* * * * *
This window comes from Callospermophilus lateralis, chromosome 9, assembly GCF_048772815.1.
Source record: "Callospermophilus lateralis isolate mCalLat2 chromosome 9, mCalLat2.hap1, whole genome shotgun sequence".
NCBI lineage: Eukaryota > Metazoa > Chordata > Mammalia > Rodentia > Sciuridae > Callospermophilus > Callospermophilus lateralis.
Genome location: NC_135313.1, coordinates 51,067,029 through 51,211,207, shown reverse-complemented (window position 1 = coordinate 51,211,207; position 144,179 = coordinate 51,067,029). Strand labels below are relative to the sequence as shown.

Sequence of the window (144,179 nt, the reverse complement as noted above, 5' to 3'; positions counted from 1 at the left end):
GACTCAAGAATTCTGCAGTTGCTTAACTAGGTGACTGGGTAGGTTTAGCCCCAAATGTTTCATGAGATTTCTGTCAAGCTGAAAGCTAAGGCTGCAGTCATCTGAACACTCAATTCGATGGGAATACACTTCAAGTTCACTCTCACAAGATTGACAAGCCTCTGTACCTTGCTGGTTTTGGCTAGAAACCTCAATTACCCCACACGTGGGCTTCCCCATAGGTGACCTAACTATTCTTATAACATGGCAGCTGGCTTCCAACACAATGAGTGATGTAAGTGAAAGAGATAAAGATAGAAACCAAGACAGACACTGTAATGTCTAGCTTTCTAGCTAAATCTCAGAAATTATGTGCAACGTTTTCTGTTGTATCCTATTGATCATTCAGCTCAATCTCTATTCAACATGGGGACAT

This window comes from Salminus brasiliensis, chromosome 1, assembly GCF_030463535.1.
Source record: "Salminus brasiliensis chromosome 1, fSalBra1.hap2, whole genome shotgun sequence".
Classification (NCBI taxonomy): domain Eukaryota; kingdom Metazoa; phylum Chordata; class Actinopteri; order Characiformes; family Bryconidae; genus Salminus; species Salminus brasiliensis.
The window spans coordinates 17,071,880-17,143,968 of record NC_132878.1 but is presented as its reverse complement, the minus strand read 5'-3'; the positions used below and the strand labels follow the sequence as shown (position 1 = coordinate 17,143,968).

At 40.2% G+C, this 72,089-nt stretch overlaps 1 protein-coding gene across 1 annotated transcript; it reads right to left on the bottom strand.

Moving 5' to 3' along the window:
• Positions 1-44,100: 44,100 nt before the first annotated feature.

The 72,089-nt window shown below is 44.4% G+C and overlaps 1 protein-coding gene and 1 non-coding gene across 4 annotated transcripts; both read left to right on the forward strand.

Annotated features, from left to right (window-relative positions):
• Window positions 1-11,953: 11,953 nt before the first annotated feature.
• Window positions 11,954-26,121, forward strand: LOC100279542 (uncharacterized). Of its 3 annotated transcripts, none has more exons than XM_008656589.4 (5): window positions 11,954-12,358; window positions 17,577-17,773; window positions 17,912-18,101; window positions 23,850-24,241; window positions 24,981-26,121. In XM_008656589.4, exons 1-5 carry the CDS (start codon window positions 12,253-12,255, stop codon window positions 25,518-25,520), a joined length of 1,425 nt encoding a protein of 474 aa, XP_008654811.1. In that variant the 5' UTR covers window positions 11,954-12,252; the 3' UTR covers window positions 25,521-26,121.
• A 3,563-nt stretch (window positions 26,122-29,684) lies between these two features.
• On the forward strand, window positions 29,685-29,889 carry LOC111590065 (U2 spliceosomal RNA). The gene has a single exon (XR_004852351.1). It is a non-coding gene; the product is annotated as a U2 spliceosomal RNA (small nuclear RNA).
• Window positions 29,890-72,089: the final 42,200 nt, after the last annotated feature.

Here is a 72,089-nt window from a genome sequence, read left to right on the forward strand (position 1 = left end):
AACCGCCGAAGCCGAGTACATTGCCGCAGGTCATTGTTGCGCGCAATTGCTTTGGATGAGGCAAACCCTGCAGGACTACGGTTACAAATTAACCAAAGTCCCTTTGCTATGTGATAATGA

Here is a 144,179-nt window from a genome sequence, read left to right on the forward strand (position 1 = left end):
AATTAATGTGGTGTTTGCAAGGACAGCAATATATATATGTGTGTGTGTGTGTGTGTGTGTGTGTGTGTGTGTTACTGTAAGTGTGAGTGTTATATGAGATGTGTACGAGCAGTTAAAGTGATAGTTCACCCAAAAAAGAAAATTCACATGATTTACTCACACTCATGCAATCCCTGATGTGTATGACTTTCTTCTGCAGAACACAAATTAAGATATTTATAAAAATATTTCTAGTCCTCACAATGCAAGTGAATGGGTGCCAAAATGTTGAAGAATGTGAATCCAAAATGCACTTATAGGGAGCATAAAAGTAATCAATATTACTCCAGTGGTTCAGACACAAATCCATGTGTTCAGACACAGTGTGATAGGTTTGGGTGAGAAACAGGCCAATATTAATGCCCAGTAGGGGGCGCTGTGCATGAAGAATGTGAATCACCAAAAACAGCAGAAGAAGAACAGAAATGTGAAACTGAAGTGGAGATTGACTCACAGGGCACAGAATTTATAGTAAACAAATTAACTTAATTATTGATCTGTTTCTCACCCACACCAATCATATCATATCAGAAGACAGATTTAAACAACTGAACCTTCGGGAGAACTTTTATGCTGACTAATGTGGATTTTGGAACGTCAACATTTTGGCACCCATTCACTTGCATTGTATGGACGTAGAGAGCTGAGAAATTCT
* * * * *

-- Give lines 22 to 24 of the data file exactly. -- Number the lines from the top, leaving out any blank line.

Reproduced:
AACCGCCGAAGCCGAGTACATTGCCGCAGGTCATTGTTGCGCGCAATTGCTTTGGATGAGGCAAACCCTGCAGGACTACGGTTACAAATTAACCAAAGTCCCTTTGCTATGTGATAATGA

Here is a 144,179-nt window from a genome sequence, read left to right on the forward strand (position 1 = left end):
AATTAATGTGGTGTTTGCAAGGACAGCAATATATATATGTGTGTGTGTGTGTGTGTGTGTGTGTGTGTGTGTTACTGTAAGTGTGAGTGTTATATGAGATGTGTACGAGCAGTTAAAGTGATAGTTCACCCAAAAAAGAAAATTCACATGATTTACTCACACTCATGCAATCCCTGATGTGTATGACTTTCTTCTGCAGAACACAAATTAAGATATTTATAAAAATATTTCTAGTCCTCACAATGCAAGTGAATGGGTGCCAAAATGTTGAAGAATGTGAATCCAAAATGCACTTATAGGGAGCATAAAAGTAATCAATATTACTCCAGTGGTTCAGACACAAATCCATGTGTTCAGACACAGTGTGATAGGTTTGGGTGAGAAACAGGCCAATATTAATGCCCAGTAGGGGGCGCTGTGCATGAAGAATGTGAATCACCAAAAACAGCAGAAGAAGAACAGAAATGTGAAACTGAAGTGGAGATTGACTCACAGGGCACAGAATTTATAGTAAACAAATTAACTTAATTATTGATCTGTTTCTCACCCACACCAATCATATCATATCAGAAGACAGATTTAAACAACTGAACCTTCGGGAGAACTTTTATGCTGACTAATGTGGATTTTGGAACGTCAACATTTTGGCACCCATTCACTTGCATTGTATGGACGTAGAGAGCTGAGAAATTCT